• Sustain an overall positive disposition despite chronic sleep deprivation, unreasonably high-pitched demands, and lack of privacy


Fluent in incomprehensible fragmented babbling; Single handedness (including but not limited to single handed cooking, butt wiping, and carrying up to 7 grocery bags);  Wildly entertaining storytelling ability

What skills would you put on your resume?

Teeth and Mobility

One moment, she’s scootering around with her newfound awareness of upper body strength, and the next, she’s got a hole in her gums where we’re impatiently awaiting the first pearly white to emerge. Keep posted, we’ll post a picture when it finally makes an appearance!

I am FLOORED by how fast things are moving along in the land of the Jojo right now. Keep in mind, development isn’t always this lightning fast – I’ve been muttering mama in her ears since day 1 and she can still only manage to blab dada-dada-dada-da, much to Chris’s delight. 

We’re excited to see what else is in store for us!

As an aside, Chris and I have finally jumped on the VSCO Cam game, he on the iOS and I on the Droid. Don’t mind our beginner mobile photography.

6 Months

Aaaaand…we’re here! Half a year suddenly flashed before our eyes in what felt like a millisecond and an eternity all at the same time.

Josephine Ella, the babe who steals our hearts every single time she smiles, laughs, and even when she passes gas. At 14 lbs, 12 oz and a whopping 25 inches, she’s a petite little thing just like her parents. Still no sign of teeth, but I swear some days she’s got the irritability of a child cutting four teeth at once. Undoubtedly a morning person, she babbles up a storm in utter excitement before the sun even rises. She wants everything in her mouth all at once. Her favorites include cold granite countertops, tissue paper, fingers, yoga mat, and mommy’s blanket. The only thing guaranteed to calm her down on her worst days is being in mommy’s arms. She sleeps soundly at night tucked in between mommy and daddy, and dreads the day when we decide it’s time for her to sleep in her crib. Solid foods and sitting up are the next big steps. She hates putting clothes on, being alone, and long car rides. She loves being outdoors, belly raspberries from daddy, and cuddling to sleep. Sweet and gentle, needy and stubborn. That’s our girl, and we wouldn’t have it any other way.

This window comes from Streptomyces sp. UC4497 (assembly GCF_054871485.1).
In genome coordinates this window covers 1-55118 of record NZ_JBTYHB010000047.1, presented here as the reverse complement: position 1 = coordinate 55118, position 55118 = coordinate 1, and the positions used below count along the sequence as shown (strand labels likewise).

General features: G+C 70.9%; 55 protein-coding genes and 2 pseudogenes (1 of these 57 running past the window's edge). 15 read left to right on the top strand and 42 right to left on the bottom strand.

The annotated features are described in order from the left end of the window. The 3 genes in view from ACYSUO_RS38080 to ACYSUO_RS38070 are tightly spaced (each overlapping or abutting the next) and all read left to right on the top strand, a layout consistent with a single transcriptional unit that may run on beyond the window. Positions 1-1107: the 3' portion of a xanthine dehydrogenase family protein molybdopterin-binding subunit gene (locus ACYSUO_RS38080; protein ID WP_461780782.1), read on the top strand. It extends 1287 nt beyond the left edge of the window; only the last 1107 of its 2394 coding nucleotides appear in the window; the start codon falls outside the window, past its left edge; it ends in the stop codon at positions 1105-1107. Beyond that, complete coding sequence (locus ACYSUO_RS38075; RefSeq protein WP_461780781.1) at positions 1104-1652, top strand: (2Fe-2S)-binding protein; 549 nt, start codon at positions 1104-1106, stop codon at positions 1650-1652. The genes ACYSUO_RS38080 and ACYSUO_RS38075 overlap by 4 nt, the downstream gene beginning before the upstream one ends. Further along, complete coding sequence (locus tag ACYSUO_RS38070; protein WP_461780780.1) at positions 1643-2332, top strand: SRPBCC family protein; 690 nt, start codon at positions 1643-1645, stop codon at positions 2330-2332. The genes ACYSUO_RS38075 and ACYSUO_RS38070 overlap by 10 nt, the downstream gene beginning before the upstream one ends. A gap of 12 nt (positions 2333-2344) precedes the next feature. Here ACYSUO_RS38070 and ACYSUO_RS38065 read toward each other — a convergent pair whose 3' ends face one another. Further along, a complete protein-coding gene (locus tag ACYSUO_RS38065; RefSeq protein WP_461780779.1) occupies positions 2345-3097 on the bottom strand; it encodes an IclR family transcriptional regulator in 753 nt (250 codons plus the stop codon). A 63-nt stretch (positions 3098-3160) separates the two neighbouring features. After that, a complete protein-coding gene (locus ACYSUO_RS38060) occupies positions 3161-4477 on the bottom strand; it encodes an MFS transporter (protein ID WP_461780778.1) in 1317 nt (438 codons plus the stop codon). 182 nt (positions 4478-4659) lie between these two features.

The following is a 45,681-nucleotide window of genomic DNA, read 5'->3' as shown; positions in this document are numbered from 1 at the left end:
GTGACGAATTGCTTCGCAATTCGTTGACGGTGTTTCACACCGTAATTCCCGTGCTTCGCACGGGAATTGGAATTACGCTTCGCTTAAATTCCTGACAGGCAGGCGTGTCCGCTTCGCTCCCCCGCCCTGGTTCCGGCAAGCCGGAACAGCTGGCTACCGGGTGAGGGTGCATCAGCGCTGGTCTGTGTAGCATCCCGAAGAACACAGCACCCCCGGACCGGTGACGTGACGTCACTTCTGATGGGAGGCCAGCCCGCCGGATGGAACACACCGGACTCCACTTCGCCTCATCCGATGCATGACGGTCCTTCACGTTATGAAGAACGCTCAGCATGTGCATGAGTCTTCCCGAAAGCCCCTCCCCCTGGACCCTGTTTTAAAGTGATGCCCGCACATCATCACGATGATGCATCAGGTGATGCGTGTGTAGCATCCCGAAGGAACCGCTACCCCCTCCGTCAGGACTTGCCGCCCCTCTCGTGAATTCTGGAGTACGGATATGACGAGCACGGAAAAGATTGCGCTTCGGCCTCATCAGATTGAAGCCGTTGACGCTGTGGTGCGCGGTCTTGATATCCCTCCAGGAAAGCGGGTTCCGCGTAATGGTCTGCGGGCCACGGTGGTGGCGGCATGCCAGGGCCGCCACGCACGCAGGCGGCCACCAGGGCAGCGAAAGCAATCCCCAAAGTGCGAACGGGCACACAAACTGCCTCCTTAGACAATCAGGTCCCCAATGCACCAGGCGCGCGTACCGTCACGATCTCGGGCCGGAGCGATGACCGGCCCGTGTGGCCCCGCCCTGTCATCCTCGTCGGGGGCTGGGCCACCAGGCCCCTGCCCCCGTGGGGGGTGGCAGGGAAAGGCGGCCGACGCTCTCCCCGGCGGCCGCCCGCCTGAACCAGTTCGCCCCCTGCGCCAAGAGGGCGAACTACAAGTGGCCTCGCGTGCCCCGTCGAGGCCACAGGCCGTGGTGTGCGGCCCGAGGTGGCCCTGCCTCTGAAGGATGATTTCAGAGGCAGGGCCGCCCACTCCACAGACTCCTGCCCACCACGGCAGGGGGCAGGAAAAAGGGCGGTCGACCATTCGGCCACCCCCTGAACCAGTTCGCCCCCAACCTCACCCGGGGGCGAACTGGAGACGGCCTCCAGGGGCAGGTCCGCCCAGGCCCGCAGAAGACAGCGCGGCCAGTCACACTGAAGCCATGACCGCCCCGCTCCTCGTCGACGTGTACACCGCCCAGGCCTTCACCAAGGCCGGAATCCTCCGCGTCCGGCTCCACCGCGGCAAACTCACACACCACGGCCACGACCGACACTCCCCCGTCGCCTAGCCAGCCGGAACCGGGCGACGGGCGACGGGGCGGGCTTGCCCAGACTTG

P.S. Chris and I also get an adequate amount of sleep most nights. Progress, hooray! 🙂

A New City To Call Home

I grew up half an hour north of the iconic Golden Gate bridge. I spent my undergraduate years in the urban sprawl of Berkeley, where the dorms and halls are interspersed throughout the city blending campus and city life seamlessly. I worked in San Francisco, commuting via BART and MUNI, which routes I learned like the wrinkles in my palm. Sometimes I would take the ferry from my hometown into the city, and the symbolic Bay Bridge span would peek through a blanket of mist to greet me on the other side. The Bay Area is, and always will be, the place I call home. But as much as my heart resides there, I didn’t expect myself to stay in the Bay Area forever.

On the other hand, I was always bias against our southern counterpart, Los Angeles. When I think of L.A., I think of traffic congestion, smog, terrible parking, and Hollywood types toting around their designer dogs. Granted, I have never extensively spent time in L.A., or Southern California for that matter, but I never had the desire to. Mickey and Minnie Mouse drew our family in once when I was five, but we were deterred from ever going back again because of the heavy crowds.

L.A. is probably one of the last places I thought I’d relocate. Heck, the United States is far down my list of countries to live in my 20’s. Then again, a baby is one of the last things I wanted in my 20’s too. But now I’ve got Jojo, and she makes me ooze of happiness. And while Chris and I still dream of living and working in Istanbul (and we will – just wait!) developing stability in ourselves, enough for Jojo to grow in a healthy and loving environment, is our most important shared responsibility. For us, that means staying put for a couple of years while we not only make strides in our professional paths, but provide Jojo with great care and attention.

So, out of tremendous generosity from our family, circumstance and strategic planning, Chris, Jo and I are calling the city of angels our home for the next 2 years. A new city, a new home, a new family – it is the perfect recipe for adventure. In the few months our family has been down here, we’ve had the privilege of spending quality time with family and taking strolls through notable places like Rodeo Drive and Venice Beach. There are still many more hikes, restaurants, sporting events, concert venues, beaches… the possibilities are almost endless here. The world is very much our oyster. The Bay Area is a short plane ride away, but I’ve come to realize the notion of ‘home’ has kind of transformed itself to wherever my family is near to enjoy life with, and adventure starts with us.